Judge Lourie’s concurring opinion (joined by Judges Dyk, Prost, Renya, and Wallach) outlines the basic patent eligibility analysis where a court asks whether the claimed invention is a process, machine, manufacture, or composition of matter, as outlined in the text of 35 U.S.C. §101. If the claim is not drawn to one of the statutory categories, the claim is not eligible for patent protection. If, however, the claim is drawn to one of the statutory categories, the court asks whether the claim falls under one of the exceptions to 35 U.S.C. §101, which are patent-ineligible laws of nature, natural phenomena, and abstract ideas. These categories are ineligible for patent protection because they represent fundamental principles that are the “basic tools of scientific and technological work.” Relying on previous Supreme Court decisions on subject matter eligibility, Judge Lourie provides some guidance on determining whether a claim is drawn to a fundamental principle. In particular, a claim should not preempt an entire fundamental principle. Put another way, a claim cannot be drawn such that it is coextensive with the fundamental principle, e.g., an abstract idea. According to Judge Lourie, a court should “identify and define whatever fundamental concept appears wrapped up in the claim.” Next, a court should determine whether the claim contains “additional substantive limitations that narrow, confine, or otherwise tie down the claim so that, in practical terms, it does not cover the full abstract idea itself.” The substantive limitations requirement requires that the substantive limitations include an “inventive concept” and, according to Judge Lourie, asks whether the claim contains a “genuine human contribution to the claimed subject matter.” Judge Lourie points out that the human contribution must represent more than “a trivial appendix to the underlying abstract idea.” According to Judge Lourie, limitations adding human contributions that are “tangential, routine, well-understood, or conventional, or in practice fail to narrow the claim relative other fundamental principle” are insufficient for §101 purposes. Applying these principles to Alice’s claims, Judge Lourie concluded that all three types of claims, i.e., the method, system, and computer-readable medium claims, were invalid.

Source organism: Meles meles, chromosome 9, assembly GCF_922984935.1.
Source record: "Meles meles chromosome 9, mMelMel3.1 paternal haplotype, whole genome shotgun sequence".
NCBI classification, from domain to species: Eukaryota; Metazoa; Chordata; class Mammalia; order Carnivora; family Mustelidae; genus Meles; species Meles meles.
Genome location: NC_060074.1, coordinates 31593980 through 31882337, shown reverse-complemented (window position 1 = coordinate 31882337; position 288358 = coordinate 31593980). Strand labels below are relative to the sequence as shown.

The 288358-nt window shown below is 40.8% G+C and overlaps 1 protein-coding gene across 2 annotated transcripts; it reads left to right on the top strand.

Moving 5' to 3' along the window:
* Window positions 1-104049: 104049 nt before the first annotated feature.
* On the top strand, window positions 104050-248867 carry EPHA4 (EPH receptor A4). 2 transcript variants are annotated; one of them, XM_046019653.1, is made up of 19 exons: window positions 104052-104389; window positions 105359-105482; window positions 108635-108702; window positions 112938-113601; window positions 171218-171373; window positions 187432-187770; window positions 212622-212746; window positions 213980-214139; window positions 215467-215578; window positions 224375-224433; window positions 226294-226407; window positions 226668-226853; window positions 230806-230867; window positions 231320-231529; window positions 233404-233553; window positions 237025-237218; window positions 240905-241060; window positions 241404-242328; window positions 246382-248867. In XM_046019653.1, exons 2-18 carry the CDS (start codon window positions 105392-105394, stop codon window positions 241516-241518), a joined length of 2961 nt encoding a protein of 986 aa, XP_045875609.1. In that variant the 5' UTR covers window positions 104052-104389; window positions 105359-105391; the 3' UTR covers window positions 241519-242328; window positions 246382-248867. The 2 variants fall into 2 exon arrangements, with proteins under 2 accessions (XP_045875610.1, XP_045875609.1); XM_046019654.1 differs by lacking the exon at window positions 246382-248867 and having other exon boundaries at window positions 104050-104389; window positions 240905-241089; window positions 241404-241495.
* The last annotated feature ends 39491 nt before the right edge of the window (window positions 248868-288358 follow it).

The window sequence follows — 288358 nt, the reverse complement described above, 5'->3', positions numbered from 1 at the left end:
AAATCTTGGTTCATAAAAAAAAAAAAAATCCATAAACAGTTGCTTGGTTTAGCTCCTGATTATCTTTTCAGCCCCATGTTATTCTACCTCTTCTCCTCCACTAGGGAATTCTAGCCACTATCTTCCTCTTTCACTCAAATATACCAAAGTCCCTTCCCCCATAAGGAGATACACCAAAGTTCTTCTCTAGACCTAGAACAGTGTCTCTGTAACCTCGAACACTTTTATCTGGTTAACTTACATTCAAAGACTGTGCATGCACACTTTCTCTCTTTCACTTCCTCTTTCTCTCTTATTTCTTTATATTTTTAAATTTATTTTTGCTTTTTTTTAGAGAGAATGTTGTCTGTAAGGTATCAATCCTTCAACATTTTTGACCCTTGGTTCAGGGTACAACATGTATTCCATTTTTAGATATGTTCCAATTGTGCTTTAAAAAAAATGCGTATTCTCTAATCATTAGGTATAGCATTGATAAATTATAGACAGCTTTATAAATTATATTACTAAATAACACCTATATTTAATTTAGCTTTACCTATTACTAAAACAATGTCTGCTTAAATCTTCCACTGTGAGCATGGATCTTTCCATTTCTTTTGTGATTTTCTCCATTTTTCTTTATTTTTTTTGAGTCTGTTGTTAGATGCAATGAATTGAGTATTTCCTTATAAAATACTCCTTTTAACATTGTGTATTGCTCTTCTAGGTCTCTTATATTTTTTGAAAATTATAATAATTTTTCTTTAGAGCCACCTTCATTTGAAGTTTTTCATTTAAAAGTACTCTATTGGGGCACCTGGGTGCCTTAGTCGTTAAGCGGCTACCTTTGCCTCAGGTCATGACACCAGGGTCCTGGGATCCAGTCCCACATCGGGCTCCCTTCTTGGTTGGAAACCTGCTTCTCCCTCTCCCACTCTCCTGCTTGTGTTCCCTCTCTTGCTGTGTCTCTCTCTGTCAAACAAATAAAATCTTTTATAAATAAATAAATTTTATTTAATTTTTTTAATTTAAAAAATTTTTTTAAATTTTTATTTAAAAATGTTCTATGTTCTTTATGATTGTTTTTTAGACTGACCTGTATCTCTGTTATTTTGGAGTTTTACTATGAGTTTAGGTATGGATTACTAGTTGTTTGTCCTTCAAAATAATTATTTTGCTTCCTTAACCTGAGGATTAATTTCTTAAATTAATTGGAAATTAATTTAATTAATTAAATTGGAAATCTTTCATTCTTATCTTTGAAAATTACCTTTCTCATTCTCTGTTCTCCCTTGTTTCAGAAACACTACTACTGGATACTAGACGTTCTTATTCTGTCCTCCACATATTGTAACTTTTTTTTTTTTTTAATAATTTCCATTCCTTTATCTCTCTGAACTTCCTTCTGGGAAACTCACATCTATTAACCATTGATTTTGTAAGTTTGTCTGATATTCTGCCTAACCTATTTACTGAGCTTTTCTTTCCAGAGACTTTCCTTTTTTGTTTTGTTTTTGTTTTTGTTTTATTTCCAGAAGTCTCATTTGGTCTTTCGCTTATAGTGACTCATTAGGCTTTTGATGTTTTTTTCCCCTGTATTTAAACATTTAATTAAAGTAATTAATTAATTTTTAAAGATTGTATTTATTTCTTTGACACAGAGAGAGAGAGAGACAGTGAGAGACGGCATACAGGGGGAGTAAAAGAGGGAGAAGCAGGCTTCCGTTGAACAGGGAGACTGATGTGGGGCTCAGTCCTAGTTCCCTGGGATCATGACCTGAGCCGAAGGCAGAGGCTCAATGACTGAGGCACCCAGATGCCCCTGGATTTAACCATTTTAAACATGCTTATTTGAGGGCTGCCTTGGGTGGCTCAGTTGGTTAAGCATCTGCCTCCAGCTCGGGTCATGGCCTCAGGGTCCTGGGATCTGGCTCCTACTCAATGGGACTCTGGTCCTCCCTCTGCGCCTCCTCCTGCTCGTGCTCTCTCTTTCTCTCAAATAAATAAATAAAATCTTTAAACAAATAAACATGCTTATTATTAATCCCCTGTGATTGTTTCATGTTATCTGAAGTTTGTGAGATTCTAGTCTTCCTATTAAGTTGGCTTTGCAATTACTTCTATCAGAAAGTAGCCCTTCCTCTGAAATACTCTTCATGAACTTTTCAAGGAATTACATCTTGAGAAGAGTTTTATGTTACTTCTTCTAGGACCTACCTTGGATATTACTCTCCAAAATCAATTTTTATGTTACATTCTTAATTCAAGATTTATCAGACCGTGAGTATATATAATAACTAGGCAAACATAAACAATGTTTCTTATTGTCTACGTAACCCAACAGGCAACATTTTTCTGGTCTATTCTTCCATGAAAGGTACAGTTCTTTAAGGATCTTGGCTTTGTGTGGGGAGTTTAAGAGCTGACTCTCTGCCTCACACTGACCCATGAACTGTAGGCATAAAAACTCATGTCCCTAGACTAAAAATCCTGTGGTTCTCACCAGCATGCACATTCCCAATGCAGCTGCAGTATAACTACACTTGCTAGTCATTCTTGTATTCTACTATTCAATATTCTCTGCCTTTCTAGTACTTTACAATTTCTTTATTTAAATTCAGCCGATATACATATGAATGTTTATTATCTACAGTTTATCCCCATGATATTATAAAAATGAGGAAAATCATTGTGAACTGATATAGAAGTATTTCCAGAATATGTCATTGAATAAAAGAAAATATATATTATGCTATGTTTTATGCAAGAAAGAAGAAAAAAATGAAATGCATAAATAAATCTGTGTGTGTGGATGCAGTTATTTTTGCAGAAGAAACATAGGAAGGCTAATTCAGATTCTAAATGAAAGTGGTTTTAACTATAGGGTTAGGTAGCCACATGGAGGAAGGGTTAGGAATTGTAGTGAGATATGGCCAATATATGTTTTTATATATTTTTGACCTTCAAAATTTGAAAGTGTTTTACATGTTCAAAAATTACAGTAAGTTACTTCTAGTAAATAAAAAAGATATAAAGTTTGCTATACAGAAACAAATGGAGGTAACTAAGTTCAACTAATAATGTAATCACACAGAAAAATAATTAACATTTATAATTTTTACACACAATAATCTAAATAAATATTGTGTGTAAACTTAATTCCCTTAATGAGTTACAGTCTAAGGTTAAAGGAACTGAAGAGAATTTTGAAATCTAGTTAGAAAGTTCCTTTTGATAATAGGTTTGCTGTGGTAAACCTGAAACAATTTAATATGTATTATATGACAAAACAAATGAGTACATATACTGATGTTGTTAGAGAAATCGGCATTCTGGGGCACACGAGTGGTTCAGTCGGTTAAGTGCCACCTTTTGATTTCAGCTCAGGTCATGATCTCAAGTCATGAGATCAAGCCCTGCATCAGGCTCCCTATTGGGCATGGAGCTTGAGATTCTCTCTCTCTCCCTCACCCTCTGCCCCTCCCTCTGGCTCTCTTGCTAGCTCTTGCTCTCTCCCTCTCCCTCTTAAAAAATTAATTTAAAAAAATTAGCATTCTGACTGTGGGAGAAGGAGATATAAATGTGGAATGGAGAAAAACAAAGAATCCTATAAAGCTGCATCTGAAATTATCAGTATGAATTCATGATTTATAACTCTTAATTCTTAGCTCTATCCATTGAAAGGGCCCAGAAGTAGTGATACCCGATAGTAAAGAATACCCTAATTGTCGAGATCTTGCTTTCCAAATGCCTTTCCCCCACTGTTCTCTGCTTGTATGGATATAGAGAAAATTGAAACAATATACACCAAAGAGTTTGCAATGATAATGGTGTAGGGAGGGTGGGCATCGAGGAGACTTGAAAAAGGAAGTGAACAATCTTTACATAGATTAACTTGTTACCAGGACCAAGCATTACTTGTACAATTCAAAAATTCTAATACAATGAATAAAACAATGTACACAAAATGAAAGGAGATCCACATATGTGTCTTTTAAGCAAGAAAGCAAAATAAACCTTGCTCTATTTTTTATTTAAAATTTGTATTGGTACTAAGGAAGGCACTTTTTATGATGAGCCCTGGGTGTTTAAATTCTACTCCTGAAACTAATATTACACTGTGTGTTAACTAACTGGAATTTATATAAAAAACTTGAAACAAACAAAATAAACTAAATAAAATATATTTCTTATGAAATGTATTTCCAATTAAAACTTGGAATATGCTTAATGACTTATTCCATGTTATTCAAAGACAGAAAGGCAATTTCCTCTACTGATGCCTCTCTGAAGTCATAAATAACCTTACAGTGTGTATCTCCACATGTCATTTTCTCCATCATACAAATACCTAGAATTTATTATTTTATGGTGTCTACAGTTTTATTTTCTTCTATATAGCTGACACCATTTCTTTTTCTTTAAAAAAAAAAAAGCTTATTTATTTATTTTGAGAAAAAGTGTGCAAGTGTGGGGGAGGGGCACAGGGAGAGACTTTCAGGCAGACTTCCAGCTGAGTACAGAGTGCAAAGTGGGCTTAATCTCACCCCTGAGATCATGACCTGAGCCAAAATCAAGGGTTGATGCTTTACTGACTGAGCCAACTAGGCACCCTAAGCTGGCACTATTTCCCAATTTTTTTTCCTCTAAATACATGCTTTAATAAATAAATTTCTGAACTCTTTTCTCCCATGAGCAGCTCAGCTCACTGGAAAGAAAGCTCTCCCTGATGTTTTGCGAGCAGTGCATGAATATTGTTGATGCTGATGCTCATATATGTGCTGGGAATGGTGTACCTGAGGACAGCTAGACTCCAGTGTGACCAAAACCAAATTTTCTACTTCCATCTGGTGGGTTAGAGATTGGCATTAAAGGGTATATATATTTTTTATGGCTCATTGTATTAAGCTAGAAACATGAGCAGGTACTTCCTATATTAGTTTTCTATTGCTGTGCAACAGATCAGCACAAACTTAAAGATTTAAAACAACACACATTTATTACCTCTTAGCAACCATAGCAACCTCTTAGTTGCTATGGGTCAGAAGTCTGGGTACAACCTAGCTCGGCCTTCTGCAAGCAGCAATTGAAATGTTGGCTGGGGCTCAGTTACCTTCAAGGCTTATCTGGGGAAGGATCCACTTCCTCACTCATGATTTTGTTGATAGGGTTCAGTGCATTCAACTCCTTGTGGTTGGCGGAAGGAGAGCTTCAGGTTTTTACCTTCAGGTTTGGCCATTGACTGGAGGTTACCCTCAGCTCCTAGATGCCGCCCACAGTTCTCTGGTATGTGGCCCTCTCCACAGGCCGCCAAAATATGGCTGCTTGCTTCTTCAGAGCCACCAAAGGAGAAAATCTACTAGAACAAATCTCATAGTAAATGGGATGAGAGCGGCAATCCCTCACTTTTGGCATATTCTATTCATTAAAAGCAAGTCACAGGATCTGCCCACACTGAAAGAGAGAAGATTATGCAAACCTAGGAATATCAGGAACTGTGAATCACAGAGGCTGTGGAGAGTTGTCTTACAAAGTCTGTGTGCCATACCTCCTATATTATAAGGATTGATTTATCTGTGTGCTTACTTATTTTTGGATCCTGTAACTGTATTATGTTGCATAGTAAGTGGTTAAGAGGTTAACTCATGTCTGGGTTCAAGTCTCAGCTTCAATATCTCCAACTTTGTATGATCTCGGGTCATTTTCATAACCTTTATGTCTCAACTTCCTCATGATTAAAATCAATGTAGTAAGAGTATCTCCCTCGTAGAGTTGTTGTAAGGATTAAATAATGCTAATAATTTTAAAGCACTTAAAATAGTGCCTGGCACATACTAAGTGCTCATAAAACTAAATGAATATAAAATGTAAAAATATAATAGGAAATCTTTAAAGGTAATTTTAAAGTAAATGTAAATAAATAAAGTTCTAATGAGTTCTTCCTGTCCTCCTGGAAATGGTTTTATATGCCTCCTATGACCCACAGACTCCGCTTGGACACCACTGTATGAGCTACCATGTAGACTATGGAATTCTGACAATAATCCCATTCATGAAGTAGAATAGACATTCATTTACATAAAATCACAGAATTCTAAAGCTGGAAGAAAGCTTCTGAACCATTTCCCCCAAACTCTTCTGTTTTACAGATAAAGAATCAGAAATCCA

In Chief Judge Rader’s concurring-in-part, dissenting-in-part opinion (joined by Judge Moore for its entirety and Judges Linn and O’Malley for all but part VI of the opinion), the Chief Judge argues that the analysis of whether a claim is drawn to a fundamental principle, e.g., an abstract idea, should focus on the claim in its entirety, rather than its individual limitations. That is, a court should “determine whether the claim, as a whole with all of its limitations, in effect covers a patent ineligible abstract idea or a patent eligible application of that idea.” Chief Judge Rader cautioned against the “hunting for abstractions by ignoring concrete, palpable, tangible limitations of the invention the patentee actually claims.” According to him, the inquiry must be “whether a claim includes meaningful limitations restricting it to an application, rather than merely an abstract idea.” A claim is meaningfully limited if the claim recites additional limitations essential to the invention in addition to the abstract idea. With respect to computer-specific limitations, Chief Judge Rader argues that while including a general purpose computer in a claim “will not save a method claim from being deemed too abstract to be patent eligible, the fact that a claim is limited by a tie to a computer is an important indication of patent eligibility.” The primary focus “is whether the claims tie the otherwise abstract idea to a specific way of doing something with a computer, or a specific computer for doing something; if so, they likely will be patent eligible, unlike claims directed to nothing more than the idea of doing that thing on a computer.” Chief Judge Rader further cautioned against conflating the principles of the “inventive concept” as applied in the context of subject matter eligibility and as it is understood with respect to validity, i.e., novelty and obviousness. The Chief Judge further argued that the judicial exceptions to 35 U.S.C. §101 should be narrowly construed. Chief Judge Rader, joined by Judge Moore, agreed that the method and computer readable medium claims were not patent eligible, but felt that the system claims were patent eligible. With respect to the system claims (which were drawn to a data processing system that included a communications controller, a first party device, a data storage unit, and a computer configured to execute steps of the method), Chief Judge Rader noted that “analyzing each asserted system claim as a whole...demonstrates that each does not claim anything abstract in its machine embodiments.” Furthermore, relying on the specifications of the patents at issue, Chief Judge Rader argued that the components of the claim added more than insignificant pre- or post-solution activity.